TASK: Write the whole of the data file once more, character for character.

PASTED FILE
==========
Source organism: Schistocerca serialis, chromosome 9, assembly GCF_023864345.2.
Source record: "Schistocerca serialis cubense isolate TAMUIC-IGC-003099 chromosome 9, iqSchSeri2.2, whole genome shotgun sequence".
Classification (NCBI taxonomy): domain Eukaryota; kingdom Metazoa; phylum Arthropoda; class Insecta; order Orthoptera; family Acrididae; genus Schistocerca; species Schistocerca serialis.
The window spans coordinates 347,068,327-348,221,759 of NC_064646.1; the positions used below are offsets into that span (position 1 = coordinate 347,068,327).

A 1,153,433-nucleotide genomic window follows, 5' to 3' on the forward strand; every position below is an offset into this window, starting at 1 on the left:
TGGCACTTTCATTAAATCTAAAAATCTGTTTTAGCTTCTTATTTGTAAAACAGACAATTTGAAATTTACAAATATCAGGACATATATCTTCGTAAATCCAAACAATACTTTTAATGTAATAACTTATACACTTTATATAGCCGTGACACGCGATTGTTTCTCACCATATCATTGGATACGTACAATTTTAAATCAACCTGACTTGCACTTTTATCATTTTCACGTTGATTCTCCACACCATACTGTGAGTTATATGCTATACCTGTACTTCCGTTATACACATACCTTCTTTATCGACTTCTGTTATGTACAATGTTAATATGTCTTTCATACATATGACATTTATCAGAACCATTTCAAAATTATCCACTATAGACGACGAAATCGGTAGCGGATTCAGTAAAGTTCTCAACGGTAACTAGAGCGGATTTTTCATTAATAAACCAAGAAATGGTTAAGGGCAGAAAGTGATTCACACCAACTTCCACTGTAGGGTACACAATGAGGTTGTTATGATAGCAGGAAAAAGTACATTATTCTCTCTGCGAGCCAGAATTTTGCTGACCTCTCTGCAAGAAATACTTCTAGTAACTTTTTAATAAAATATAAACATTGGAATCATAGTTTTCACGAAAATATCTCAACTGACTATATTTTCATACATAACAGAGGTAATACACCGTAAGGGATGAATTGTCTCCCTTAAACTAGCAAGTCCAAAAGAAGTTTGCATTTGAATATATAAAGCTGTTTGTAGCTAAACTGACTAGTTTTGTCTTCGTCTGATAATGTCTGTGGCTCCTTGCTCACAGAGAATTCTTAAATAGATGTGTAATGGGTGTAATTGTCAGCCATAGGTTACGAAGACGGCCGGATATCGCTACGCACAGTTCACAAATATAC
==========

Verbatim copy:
Source organism: Schistocerca serialis, chromosome 9, assembly GCF_023864345.2.
Source record: "Schistocerca serialis cubense isolate TAMUIC-IGC-003099 chromosome 9, iqSchSeri2.2, whole genome shotgun sequence".
Classification (NCBI taxonomy): domain Eukaryota; kingdom Metazoa; phylum Arthropoda; class Insecta; order Orthoptera; family Acrididae; genus Schistocerca; species Schistocerca serialis.
The window spans coordinates 347,068,327-348,221,759 of NC_064646.1; the positions used below are offsets into that span (position 1 = coordinate 347,068,327).

A 1,153,433-nucleotide genomic window follows, 5' to 3' on the forward strand; every position below is an offset into this window, starting at 1 on the left:
TGGCACTTTCATTAAATCTAAAAATCTGTTTTAGCTTCTTATTTGTAAAACAGACAATTTGAAATTTACAAATATCAGGACATATATCTTCGTAAATCCAAACAATACTTTTAATGTAATAACTTATACACTTTATATAGCCGTGACACGCGATTGTTTCTCACCATATCATTGGATACGTACAATTTTAAATCAACCTGACTTGCACTTTTATCATTTTCACGTTGATTCTCCACACCATACTGTGAGTTATATGCTATACCTGTACTTCCGTTATACACATACCTTCTTTATCGACTTCTGTTATGTACAATGTTAATATGTCTTTCATACATATGACATTTATCAGAACCATTTCAAAATTATCCACTATAGACGACGAAATCGGTAGCGGATTCAGTAAAGTTCTCAACGGTAACTAGAGCGGATTTTTCATTAATAAACCAAGAAATGGTTAAGGGCAGAAAGTGATTCACACCAACTTCCACTGTAGGGTACACAATGAGGTTGTTATGATAGCAGGAAAAAGTACATTATTCTCTCTGCGAGCCAGAATTTTGCTGACCTCTCTGCAAGAAATACTTCTAGTAACTTTTTAATAAAATATAAACATTGGAATCATAGTTTTCACGAAAATATCTCAACTGACTATATTTTCATACATAACAGAGGTAATACACCGTAAGGGATGAATTGTCTCCCTTAAACTAGCAAGTCCAAAAGAAGTTTGCATTTGAATATATAAAGCTGTTTGTAGCTAAACTGACTAGTTTTGTCTTCGTCTGATAATGTCTGTGGCTCCTTGCTCACAGAGAATTCTTAAATAGATGTGTAATGGGTGTAATTGTCAGCCATAGGTTACGAAGACGGCCGGATATCGCTACGCACAGTTCACAAATATAC